Hiroshima Bombing


In1945, Harry S. Truman, the then American president declared thatthere would never be tranquility in Japan until the supremacy powerof Japan had been Shattered. True to his declaration, on August 6,1945, an atomic bomb was fired by America to Hiroshima leaving over100,000 people in the city that hosted more than 300,000 dead. Asrevealed by John Hersey, the bombing marked the onset of numeroustrepidations to the survivors as they struggled hard to stay alive inthe shattered city, Hersey (1946).


Accordingto Hersey (1946), Hiroshima was an alluring target for Americanbombing. To begin with, the city hosted one of the most fundamentalmilitary commands and was the heart of communication in Japan centerthus the possibility of rescue missions was minimized (HERSEY,P.64). This fan-shaped city had its commercial and residentialdistricts covering about four square miles in the center of the cityand played host to approximately 245,000 people at the time of war.The large population was ideal since many people would be attacked atonce and this would augment the “success of the bomb” (HERSEY,P. 64). Besides, the hills that bordered this city produced afocusing effect that would considerably boost the damage of theblast. Furthermore, Hiroshima stood as one of the large untouchedtargets and thus its intact nature would exemplify off the bomb togreat effect. Finally, on August 6, the apparent tranquil weatherreported on Hiroshima made it the favored target of the week that day(HERSEY,P.65)


Itis palpable that in times of war, women and children are the mostsusceptible. Among the central characters in the book is Mrs. HatsuyoNakamura, a tailor’s widow who dwelt in a section calledNobori-Cho. At nearly midnight, the night before the bombing, Mrs.Nakamura kowtowed to the issued warnings and sought refuge at themilitary ground referred to as East Parade ground, she laterreturned, and she and her children retire to bed. The followingmorning after the attack, she frenetically tried to salvage herchildren who were buried under the debris of what was her house. Shemanaged to grab some clothes to cover her children from the cold. Thehope in this woman for survival was evident when she took her sewingmachine, her only source of livelihood and threw it in a cement tank.The author stated, “Whilefetching the cloth, she noticed her sewing machine she went back infor it and dragged it out. Obviously, she could not take it with her,so she unthinkingly plunged her symbol of livelihood into thereceptacle that for weeks had been her symbol of safety—the cementtank of water in front of her house, of the type every household hadbeen ordered to construct against a possible fire raid”(HERSEY, P.35).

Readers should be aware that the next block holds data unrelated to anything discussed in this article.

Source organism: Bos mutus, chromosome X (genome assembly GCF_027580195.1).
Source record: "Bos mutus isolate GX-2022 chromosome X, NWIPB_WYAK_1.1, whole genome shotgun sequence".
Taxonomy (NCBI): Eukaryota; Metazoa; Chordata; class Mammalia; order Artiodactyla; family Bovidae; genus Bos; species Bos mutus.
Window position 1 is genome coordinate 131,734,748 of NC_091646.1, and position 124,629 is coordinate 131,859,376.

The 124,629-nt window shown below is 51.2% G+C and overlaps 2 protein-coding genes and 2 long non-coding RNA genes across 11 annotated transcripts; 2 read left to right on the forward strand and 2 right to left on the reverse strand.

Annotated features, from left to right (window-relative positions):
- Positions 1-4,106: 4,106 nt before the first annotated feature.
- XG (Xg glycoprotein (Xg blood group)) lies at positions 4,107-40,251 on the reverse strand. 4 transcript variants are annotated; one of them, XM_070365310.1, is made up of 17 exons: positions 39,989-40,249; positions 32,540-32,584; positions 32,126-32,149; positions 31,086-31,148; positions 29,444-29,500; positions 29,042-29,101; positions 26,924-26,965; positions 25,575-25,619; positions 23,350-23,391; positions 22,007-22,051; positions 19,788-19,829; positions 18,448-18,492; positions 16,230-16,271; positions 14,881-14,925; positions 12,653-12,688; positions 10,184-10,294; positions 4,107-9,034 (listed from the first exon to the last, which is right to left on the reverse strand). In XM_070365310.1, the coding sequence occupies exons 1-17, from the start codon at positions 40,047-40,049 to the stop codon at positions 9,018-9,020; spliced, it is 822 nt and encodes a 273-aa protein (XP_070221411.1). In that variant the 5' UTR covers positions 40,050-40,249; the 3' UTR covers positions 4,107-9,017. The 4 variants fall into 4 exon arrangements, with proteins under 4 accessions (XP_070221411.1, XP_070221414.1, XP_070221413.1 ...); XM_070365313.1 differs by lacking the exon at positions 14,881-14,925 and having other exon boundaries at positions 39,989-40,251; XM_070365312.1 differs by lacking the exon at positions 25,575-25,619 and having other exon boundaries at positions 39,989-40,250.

Throughoutthe war, she struggled to keep her three children alive. At somepoint, she and her children quenched their thirst with water from theriver, and they started vomiting. At JesuitNovitiate,she found refuge and later went to live with her sister in law inKabe. It is here that she and her daughter Myeko experienced theeffects of radiation sickness, but they were determined to livethrough it. Finally, the strength of this woman is showcased aftershe survived all to establish her life again. Amazingly, she harborsno resentment against her predicament (HERSEY,P. 35).